Technical Name: Osteoarthritis (OA) of the knee
AKA Name: Knee arthritis
The knee joint is the articulation between two main bones - the femur (thigh bone) and the tibia (the shin bone). In front of the knee the patella (knee cap) runs in a groove on the end of the thigh bone as the knee bends and straightens. Joint surface cartilage (or articular cartilage) covers the ends of the bones - a low friction robust covering, several millimetres thick - which enables the joint to move smoothly and acts as a shock absorber. Within the knee joint there are also separate cartilage pads (menisci) that give further cushioning and help to stabilize the joint. These are crescent shape structures that run around the inner (medial) and outer (lateral) aspects of the knee.
What is osteoarthritis?
Osteoarthritis describes the wear and tear degeneration of the joint cartilage lining the bone surface (osteo meaning bone and arthritis meaning painful inflammation of joints). Cartilage has no nerve endings, but when this covering wears away it exposes the underlying bone surface that is very sensitive to pressure (bone on bone).
Osteoarthritis tends to affect middle to older-age patients as a result of the wearing process but can affect younger people, especially if those individuals have suffered a significant injury or trauma to the knee e.g. cruciate ligament rupture, or have a strong family history of arthritis.
Most commonly the inner (medial) aspect of the knee wears out more than the outer (lateral) aspect and the knee cap (patella-femoral joint). This is why patients with arthritis of the knee can develop bow legs.
What are the symptoms?
Knee arthritis (osteoarthritis) commonly presents with increasing pain, stiffness and swelling around the knee. It tends to become noticeable initially with activity but then can progress to experiencing pain at rest (and at night) as the arthritis worsens.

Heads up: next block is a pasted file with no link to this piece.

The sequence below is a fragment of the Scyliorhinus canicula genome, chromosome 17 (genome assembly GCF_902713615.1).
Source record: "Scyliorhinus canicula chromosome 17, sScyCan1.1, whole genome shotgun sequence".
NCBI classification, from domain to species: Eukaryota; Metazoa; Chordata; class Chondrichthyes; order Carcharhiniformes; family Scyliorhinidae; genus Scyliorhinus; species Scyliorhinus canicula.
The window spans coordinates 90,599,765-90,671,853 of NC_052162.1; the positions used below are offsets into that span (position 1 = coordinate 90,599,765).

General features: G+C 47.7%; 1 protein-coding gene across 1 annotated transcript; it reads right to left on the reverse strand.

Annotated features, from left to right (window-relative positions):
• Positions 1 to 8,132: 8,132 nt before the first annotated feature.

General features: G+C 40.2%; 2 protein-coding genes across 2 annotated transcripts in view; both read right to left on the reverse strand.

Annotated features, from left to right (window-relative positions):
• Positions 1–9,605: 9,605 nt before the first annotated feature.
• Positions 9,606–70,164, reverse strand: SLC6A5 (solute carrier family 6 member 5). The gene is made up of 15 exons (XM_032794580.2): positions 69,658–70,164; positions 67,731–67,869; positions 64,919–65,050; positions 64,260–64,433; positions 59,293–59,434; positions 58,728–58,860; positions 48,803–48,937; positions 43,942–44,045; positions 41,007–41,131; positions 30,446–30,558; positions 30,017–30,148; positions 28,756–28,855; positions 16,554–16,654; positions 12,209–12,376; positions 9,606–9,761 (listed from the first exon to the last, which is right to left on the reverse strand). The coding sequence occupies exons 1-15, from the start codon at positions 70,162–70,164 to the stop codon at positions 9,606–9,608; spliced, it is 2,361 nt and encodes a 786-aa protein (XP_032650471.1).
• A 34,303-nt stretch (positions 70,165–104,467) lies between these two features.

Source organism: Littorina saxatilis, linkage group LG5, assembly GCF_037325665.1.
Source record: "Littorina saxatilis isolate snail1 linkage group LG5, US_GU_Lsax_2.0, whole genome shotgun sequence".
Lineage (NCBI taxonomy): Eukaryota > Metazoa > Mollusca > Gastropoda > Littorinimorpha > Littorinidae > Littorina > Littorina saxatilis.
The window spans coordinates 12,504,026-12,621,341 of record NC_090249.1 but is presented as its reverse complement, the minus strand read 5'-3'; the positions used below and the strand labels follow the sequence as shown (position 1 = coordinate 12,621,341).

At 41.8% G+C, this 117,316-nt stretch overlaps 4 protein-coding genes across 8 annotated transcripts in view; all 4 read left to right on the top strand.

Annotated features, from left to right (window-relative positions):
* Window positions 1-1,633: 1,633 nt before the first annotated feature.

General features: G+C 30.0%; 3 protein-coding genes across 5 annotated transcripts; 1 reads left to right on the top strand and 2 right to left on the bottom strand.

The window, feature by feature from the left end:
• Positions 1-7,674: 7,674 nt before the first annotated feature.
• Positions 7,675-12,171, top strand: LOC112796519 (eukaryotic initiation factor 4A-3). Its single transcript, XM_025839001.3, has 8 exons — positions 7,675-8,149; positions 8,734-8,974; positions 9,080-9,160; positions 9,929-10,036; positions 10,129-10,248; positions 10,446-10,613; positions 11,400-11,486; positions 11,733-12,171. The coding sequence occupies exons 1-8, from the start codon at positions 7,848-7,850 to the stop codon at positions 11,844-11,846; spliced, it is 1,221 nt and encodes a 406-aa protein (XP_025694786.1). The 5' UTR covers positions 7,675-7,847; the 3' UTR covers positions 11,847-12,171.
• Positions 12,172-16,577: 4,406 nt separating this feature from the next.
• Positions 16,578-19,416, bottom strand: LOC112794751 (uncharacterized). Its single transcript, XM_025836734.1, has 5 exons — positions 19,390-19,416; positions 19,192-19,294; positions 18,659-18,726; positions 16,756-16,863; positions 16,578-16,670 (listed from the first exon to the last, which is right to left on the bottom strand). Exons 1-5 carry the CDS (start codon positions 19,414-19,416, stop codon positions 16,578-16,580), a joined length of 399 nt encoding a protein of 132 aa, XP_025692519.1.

At worst, pain and loss of function in the knee can have a significant impact on an individual’s quality of life such that even simple short walks can be difficult or you are now thinking of stopping hobbies that you previously enjoyed.
As the knee joint moves it can ‘creak’ and ‘crunch’ (crepitus) that can indicate arthritis but this can occur in healthy knee joints also.
How is it diagnosed?
A diagnosis of arthritis is made following a through medical consultation (history and examination) followed by an x-ray to confirm the findings.
The x-ray will demonstrate the extent of the joint cartilage wear within the knee joint. Sometimes it may be necessary to undergo an MRI scan to gain more information about the knee.
How is it treated?
Many patients have early-stage arthritis and function to a high level with little impact on their quality of life. However when this balance changes and the symptoms are become intrusive on your quality of life then this is the stage when treatment options can be considered:
- Non operative treatments include
- Weight loss helps reduce the load through the knee and reduces progression of any damage already present
- Physiotherapy to maintain muscle strength and range of movement
- Pain killers including paracetamol and anti-inflammatories
- Injections into the knee of local anaesthetic and steroids as well as visco-supplementation (artificial joint fluid) in some cases
- Operative treatments (surgery) are considered when patients’ symptoms become highly intrusive in their everyday life, x-ray findings show arthritis and other treatment options have been tried or are unlikely to be effective.
- Total Knee Replacement (TKR) replaces all three compartments within the knee and consists of both metal and plastic components
- Partial (Unicompartmental) Knee Replacement (PKR/UKR) resurfaces only the affected compartment within the knee if the process is more isolated
Important: this information given above is only a guideline as is not complete. For more information or to book an appointment please contact us.